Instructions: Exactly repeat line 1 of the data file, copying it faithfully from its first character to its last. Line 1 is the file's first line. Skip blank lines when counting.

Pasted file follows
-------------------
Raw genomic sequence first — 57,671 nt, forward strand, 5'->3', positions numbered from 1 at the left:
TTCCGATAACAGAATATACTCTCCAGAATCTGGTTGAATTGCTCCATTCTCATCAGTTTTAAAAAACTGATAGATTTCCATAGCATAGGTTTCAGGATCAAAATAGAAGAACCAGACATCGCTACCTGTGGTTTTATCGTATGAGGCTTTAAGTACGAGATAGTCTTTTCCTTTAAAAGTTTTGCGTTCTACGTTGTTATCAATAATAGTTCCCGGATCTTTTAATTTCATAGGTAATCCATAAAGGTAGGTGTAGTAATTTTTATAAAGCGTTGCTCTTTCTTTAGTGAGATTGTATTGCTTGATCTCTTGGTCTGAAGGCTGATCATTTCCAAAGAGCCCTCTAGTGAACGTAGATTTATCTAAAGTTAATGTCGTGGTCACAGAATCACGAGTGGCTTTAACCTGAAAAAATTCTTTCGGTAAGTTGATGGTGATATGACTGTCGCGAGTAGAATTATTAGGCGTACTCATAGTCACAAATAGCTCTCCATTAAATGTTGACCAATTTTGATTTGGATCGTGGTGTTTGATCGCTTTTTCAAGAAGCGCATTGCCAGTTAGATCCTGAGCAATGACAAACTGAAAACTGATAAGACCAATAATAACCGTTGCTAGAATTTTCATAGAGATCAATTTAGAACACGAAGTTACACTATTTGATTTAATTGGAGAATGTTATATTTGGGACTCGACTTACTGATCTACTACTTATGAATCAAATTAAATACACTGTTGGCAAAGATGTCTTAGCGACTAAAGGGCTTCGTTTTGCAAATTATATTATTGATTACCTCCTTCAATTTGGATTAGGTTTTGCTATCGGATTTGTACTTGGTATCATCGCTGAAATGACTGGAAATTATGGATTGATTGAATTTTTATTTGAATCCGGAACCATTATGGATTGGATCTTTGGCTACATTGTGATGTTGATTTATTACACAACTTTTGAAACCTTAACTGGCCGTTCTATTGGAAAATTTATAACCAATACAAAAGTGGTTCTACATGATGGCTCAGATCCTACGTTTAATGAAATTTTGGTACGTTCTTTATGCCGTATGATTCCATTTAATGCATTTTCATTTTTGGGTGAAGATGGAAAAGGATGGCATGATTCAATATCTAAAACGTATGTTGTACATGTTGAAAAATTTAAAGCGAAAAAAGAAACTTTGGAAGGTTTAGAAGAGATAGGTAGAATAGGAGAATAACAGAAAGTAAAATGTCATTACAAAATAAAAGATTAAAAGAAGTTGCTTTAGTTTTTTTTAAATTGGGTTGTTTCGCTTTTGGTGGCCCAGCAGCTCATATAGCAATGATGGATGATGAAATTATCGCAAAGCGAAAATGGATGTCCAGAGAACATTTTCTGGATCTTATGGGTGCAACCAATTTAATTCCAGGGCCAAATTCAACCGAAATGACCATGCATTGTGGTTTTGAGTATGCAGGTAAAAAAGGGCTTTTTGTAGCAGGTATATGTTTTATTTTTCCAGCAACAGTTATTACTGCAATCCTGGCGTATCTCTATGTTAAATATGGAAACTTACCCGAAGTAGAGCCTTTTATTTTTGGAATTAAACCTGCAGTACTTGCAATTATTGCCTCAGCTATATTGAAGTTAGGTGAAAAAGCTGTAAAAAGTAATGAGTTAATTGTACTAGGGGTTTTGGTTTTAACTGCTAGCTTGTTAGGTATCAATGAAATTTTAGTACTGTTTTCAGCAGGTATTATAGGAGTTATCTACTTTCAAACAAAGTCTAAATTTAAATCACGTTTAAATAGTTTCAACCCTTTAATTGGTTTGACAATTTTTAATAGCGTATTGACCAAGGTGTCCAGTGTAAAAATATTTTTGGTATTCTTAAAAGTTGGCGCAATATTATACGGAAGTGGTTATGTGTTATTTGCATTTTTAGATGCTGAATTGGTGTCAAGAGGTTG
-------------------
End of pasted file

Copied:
Raw genomic sequence first — 57,671 nt, forward strand, 5'->3', positions numbered from 1 at the left: